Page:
By Bijean Ford, Immunology and Molecular Pathogenesis ‘14
Edited by Amielle Moreno, Neuroscience, ‘12
Each Spring the GDBBS Alumni Newsletter highlights the achievements of some of our outstanding graduate students from the concurrent academic year. The GDBBS is composed of a plethora of talent from all walks of life, and students contribute significantly to the scientific research community. That being said, we have the unique opportunity to choose from a pool of candidates that serve as prime examples of the outstanding work being conducting on our campus.
In this issue we were able to catch up with five GDBBS students who exuded excellence in their graduate school experience, and showcase the diversity of talent within our programs. These students offer a perspective of their journey through grad school.
Lauren Fleischer – MSP
Originally from Manhattan, Lauren has spent most of her life in New York state, subsequently attending Cornell University for her undergraduate degree. From a young age, Lauren was exposed to and expressed an interest in medicines. Her father worked in medicine and was supportive of her and her siblings pursuing a career in that field. Her fascination with medicine was further engrained by her family’s brush with cancer, as she had lost three grandparents to this disease. When cancer “hit home,” Lauren remarked, she was imbued with a drive to one day help find a cure.
During her time in a Cornell laboratory, she developed an interest in pharmacology and decided to immediately continue her education here at Emory in the Pharmacology PhD program. Currently, she is a 4th year in Dr. Trent Spencer’s laboratory, which piqued her interest during her recruitment interview. His lab is “translational, and very innovative.” Their work commonly leads to pre-IND (pre-investigation new drug) application, otherwise referred to as a new product candidate. Continuing to follow her childhood dream, her research focuses on pediatric leukemia.
As much as she is fascinated by the research she is doing, she doesn’t want to spend all her time cooped up in a lab. Outside of the lab life, Lauren makes time to play soccer intramurally and in an Atlanta league, in addition to rock climbing. She has a 2.5-year-old dog that keeps her on her toes, but also helps her unwind from work with couch and cuddle time. “It’s important to take time for yourself” says Lauren. “You need time to decompress and even though it’s cliché, work hard and then play hard; a happy grad student is a productive grad student!” This also ties into her decision to continue straight into her PhD program after her undergrad at Cornell. “I feel going into my PhD after graduation fit my situation because I had received some good research experience in undergrad and I was still in the mindset to take classes and continue schooling.” However, she points out, her decision creates a seesaw effect; although she is more driven on the academic side of things, she has less real-life experiences. “So really, it’s a trade off when it comes to deciding when to start graduate school.”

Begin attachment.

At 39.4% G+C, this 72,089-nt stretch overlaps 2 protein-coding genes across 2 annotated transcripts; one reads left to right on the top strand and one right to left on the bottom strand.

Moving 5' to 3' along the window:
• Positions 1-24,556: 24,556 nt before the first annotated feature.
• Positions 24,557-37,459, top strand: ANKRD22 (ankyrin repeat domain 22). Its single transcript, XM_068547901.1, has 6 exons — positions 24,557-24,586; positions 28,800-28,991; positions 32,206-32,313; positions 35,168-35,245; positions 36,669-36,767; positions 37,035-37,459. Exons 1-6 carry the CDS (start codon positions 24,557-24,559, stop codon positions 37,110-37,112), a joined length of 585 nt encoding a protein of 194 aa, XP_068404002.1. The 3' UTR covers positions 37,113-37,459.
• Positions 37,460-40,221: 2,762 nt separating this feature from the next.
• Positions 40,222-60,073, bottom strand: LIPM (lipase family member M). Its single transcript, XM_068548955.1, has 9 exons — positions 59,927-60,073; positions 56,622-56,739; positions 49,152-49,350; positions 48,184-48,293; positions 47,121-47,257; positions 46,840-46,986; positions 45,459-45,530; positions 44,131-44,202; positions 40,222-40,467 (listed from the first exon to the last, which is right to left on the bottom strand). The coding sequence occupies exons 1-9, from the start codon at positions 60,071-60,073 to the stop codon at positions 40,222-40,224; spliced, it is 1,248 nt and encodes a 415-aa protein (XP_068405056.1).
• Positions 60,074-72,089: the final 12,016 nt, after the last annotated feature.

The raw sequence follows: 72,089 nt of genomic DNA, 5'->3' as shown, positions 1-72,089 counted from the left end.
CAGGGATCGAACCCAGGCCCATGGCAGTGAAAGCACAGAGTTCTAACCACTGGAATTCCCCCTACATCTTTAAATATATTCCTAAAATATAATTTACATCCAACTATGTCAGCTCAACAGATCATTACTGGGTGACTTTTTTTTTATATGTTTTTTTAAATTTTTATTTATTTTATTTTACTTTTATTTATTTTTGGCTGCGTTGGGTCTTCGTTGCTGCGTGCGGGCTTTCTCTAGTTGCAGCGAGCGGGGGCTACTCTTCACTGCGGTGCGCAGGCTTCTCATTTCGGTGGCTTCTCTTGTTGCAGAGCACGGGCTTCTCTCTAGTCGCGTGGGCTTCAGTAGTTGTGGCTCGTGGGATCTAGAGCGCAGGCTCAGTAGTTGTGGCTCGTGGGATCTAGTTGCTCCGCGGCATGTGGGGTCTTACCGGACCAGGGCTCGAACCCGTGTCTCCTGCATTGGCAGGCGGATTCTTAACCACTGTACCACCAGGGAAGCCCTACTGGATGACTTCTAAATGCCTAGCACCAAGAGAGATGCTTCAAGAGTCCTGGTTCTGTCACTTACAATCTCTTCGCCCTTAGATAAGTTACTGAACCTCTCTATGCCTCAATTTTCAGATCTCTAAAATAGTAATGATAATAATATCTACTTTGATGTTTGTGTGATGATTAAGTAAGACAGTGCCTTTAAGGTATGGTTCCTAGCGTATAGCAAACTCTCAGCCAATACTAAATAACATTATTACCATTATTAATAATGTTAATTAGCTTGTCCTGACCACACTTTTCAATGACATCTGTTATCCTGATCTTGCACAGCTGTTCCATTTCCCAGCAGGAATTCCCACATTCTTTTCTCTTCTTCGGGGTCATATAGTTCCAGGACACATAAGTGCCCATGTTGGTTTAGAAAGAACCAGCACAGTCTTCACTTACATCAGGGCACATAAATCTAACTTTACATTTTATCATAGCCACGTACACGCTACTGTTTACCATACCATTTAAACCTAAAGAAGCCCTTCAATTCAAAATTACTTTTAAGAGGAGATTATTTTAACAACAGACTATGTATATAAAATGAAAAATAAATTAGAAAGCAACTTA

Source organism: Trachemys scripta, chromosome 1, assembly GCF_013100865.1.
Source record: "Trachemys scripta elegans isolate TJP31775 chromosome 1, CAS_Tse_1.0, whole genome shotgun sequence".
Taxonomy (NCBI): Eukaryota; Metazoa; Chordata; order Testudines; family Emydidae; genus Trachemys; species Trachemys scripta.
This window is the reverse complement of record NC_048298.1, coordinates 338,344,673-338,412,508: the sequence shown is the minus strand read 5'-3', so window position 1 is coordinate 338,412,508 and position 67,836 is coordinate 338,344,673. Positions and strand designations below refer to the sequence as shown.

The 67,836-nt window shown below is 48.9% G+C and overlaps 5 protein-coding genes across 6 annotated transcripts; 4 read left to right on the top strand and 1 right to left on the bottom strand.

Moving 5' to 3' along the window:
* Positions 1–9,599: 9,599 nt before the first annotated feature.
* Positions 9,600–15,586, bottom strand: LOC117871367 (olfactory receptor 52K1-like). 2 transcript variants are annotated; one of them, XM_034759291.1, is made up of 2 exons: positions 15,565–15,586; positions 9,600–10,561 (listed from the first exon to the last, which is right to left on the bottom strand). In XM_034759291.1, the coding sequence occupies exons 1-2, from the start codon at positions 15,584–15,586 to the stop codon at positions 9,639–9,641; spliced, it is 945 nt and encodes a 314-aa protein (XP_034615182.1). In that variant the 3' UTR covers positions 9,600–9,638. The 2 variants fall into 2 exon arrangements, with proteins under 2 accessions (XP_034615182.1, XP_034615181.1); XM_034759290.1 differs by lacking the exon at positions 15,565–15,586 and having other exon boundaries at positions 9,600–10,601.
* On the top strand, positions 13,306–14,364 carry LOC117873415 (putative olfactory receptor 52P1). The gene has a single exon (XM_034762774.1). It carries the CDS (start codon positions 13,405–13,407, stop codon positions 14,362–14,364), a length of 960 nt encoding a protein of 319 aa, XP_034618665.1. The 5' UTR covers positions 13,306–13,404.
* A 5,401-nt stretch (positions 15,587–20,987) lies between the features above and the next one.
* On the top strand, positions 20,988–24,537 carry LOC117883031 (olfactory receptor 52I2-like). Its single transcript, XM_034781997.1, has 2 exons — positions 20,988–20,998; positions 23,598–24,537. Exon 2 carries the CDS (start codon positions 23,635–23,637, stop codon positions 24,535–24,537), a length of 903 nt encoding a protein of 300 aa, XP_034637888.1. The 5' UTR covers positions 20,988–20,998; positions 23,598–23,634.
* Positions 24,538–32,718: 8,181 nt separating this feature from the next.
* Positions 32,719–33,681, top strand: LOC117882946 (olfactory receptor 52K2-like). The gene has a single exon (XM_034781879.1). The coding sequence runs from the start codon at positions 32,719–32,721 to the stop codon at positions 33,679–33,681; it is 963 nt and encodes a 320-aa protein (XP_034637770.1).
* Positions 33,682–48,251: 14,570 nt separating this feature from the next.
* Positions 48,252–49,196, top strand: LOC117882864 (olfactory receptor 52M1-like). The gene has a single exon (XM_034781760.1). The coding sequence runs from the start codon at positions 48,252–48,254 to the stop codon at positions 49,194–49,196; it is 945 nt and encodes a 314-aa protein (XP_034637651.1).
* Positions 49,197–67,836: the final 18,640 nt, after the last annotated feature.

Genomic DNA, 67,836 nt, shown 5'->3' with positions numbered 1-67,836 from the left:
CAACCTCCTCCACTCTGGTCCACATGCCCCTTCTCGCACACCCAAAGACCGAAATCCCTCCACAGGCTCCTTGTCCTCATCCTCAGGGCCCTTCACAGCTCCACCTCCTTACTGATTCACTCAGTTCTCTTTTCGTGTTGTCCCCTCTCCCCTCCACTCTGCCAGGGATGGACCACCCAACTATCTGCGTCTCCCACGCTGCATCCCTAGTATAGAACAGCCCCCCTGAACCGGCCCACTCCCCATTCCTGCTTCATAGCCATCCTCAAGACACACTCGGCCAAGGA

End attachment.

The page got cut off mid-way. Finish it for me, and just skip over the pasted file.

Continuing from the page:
For the time being, Lauren sees herself staying in R&D after graduation. She really likes the bench and has an interest in pursuing an industry scientist position, quite possibly in the clinical research realm. She is concurrently participating in a certificate program for clinical and translational research. Apart from her membership with the American Society of Hematology and Society of Gene and Cell Therapy, she received 1st place at last summer’s Molecular and Systems Pharmacology Symposium. She has been awarded an F31 training grant along with the Aflac Cancer and Blood Disorders Center Graduate Student Fellowship Award to fund her research. In addition to her personal accolades, she has played an executive role in various pharmacology groups such as the Students in Pharmacology group, as well as the Executive Committee for the Molecular and Systems Pharmacology Program.
Madelyn Houser – IMP
What drives Madelyn to keep pushing through the most difficult times is her genuine inquisitiveness, and the fact that if she gives up, she’ll never get her answers. Madelyn is from Knoxville, Tennessee and attended the University of Tennessee in Knoxville for her undergraduate studies. From early in life she was interested in animals and science, but when defining her career path she was stuck between pre-med and research, so she explored both. Ultimately, she became annoyed by the existential lack of understanding on the clinical side of medicine. Due to her intrinsic desire to find answers to her questions, Madelyn pursued a career in science research. With the undergrad lab experience she acquired she felt sufficiently prepared to tackle her next goal, which was to obtain an advanced degree.